Dear First Year Me

by | Aug 11, 2019 | Jewish Life at York | 0 comments

Written by Ilana Lazar

Top 7 things I would tell my first year self

Diversify
I started first year as an Undecided major and took courses in just about every area. I’m not a science kid, but I took a science course about babies and cancer, and I took a french course. Related? Not at all! By the end of your first year you’ll get to know what you like and what you dislike.

Get involved!!!
This is soooo cliché but involvement in first year is the key to success! Frosh week, colleges, clubs, and obviously Hillel are amazing places to make friends. You’ll also find upper year students to show you around the massive campus!

Be proactive!
Don’t procrastinate on those assignments, essays, and exams! Study hard and study well. Even get your parents and friends to test you! Stay on top of your work and you’ll succeed!

Get to know your profs
500 person lectures are a dime a dozen in first year, but the best way to stand out is to become friendly with your prof. Introduce yourself to them at the beginning and do not be afraid to go to them for advice. By the end of the year you’ll have an amazing relationship and they’ll help you in more ways than you can think of!

Don’t buy campus food!
That freshman 15 is SO real! The only way to avoid the first year weight gain is to bring food from home. And it’s so much cheaper than campus food! Food for thought

Have a social life
Grades aren’t everything. People are everything. Make friends and make lots of them! You never know, they might end up being part of your wedding party! At the end of the day, your employer won’t look at your grades, but rather your ability to interact with others, so sharpen up those skills while you can!

Take care of yourself
School is stressful, but sometimes you have to let the stress go! Go out, do yoga, play some sports, sweat, eat healthy. Anything and everything to get you out of that rut and into something much less stressful! There are tons of opportunities on campus with counselling, puppy therapy, free yoga, etc. Find them and do them!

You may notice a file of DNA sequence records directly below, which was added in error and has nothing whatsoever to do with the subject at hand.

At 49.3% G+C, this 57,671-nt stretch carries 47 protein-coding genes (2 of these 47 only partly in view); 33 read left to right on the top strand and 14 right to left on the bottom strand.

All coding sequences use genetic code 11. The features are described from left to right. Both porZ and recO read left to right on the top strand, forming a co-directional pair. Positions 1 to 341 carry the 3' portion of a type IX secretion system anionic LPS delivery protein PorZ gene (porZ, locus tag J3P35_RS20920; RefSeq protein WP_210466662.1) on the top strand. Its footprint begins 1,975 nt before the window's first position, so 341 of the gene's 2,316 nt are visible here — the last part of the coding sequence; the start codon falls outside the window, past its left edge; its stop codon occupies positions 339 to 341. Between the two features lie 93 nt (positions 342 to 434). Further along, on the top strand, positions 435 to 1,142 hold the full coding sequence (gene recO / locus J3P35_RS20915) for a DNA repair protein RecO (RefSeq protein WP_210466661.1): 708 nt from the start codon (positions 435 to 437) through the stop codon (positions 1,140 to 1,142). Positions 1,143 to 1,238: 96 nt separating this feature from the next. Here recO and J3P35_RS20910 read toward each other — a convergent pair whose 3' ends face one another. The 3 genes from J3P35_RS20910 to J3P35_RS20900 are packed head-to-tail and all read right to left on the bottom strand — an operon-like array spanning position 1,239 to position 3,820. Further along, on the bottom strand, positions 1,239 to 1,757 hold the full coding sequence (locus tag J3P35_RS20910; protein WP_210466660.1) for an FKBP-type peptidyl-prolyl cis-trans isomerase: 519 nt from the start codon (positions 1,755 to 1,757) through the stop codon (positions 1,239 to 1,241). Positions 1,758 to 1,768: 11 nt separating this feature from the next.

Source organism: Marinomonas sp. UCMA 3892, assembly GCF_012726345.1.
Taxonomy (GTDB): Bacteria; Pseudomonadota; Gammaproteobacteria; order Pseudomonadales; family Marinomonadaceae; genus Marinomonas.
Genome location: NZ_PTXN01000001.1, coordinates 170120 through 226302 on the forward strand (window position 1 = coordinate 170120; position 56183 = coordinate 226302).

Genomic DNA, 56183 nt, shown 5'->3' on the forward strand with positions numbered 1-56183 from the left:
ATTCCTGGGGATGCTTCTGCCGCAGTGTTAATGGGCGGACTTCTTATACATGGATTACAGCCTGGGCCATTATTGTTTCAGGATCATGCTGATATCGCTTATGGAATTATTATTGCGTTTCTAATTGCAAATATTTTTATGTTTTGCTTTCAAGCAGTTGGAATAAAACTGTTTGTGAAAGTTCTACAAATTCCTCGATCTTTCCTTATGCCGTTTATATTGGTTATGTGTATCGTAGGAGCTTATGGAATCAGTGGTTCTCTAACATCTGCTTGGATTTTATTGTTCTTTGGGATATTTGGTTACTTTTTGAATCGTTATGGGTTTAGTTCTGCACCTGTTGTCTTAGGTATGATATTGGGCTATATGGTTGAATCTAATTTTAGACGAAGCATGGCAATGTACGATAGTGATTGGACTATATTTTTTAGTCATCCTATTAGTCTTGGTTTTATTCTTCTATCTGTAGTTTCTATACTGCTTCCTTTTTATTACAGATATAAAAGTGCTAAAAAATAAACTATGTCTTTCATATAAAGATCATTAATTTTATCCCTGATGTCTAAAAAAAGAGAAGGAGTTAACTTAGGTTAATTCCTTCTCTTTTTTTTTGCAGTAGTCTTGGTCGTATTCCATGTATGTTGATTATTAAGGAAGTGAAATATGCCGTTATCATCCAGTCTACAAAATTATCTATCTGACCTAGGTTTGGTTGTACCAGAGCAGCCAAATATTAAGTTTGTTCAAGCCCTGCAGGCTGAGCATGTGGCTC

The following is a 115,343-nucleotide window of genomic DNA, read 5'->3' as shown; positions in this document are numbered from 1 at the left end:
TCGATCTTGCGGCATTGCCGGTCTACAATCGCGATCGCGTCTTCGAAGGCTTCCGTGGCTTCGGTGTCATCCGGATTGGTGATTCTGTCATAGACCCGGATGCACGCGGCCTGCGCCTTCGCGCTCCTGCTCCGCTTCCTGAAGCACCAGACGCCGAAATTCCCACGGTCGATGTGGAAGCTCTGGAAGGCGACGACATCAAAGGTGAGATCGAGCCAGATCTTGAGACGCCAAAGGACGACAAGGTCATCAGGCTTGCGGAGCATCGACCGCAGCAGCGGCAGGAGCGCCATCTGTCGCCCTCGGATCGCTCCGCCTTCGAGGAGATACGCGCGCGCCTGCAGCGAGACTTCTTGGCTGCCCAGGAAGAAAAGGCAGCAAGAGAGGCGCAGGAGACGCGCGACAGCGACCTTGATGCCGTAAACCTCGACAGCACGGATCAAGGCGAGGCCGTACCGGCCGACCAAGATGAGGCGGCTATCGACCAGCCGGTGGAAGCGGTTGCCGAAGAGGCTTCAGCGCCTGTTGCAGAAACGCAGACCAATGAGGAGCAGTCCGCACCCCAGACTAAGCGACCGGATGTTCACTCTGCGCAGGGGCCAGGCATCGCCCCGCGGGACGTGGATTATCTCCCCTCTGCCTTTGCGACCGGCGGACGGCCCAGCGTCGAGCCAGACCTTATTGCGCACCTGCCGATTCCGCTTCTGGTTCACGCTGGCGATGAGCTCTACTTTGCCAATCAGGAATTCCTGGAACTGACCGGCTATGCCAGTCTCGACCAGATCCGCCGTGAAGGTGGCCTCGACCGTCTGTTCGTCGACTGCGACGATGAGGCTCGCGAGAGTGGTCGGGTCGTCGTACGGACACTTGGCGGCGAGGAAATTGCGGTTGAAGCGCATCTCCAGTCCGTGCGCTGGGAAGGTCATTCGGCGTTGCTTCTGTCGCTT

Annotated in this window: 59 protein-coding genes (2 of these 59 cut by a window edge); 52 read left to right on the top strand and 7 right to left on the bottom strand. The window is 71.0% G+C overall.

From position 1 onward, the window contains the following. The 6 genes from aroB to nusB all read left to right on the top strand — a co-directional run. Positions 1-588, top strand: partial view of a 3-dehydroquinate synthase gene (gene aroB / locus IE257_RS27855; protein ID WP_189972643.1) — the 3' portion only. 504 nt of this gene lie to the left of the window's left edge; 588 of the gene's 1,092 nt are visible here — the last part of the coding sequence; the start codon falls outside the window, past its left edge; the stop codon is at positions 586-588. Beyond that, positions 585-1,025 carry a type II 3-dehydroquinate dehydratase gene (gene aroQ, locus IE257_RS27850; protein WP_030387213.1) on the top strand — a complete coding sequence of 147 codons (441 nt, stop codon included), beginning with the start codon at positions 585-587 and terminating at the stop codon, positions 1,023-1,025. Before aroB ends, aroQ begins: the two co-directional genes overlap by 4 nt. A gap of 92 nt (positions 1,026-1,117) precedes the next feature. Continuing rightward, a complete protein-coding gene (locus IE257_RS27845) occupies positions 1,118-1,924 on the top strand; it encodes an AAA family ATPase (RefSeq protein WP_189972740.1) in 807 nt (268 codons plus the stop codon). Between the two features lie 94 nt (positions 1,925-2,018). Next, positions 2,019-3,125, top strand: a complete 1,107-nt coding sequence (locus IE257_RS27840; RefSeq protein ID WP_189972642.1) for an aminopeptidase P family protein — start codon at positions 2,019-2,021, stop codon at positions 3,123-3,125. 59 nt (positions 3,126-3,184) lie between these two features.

The Sukkot Wellness Challenge

The Sukkot Wellness Challenge

I love the holiday of Sukkot and look forward to it every year. While often overshadowed by the High Holy Days, I find that it offers us a chance to relax after the intensity of Rosh Hashanah and Yom Kippur. For a week, we are invited to enjoy the outdoors, to celebrate abundance, and to express gratitude (going back to the holiday’s roots as a celebration of a successful harvest season). 

Yet, accessing the joy, the gratitude, and the togetherness of Sukkot seemed almost impossible given the challenges posed by the pandemic, and the fact that we as a Hillel community remain scattered across the GTA (and beyond!), spending most of our days connecting only virtually. 

At the same time, perhaps the most important word of our season has been “wellness.” We, students and staff, have been particularly attuned to the need to care for our mental, physical, spiritual, and emotional wellbeing. To state the obvious, it’s a tough time. As a Hillel community, we knew we had to try to meet the moment. 

Students from York, Ryerson and UofT gathered to brainstorm together: What did they need most right now? What did their friends, classmates, and peers need? How could we find a way to both celebrate Sukkot and care for ourselves across virtual time and space? 

What emerged was Sukkot Wellness Week, a menu of experiences that spanned the week of Sukkot, offering multiple ways to mindfully care for ourselves and each other.

First, there was a daily instagram prompt, alternating between thoughtful and silly questions about Sukkot, inviting students to think about their favourite fall comfort foods, Sukkah decorations, and what special guests they would welcome into their metaphorical (or actual) Sukkah.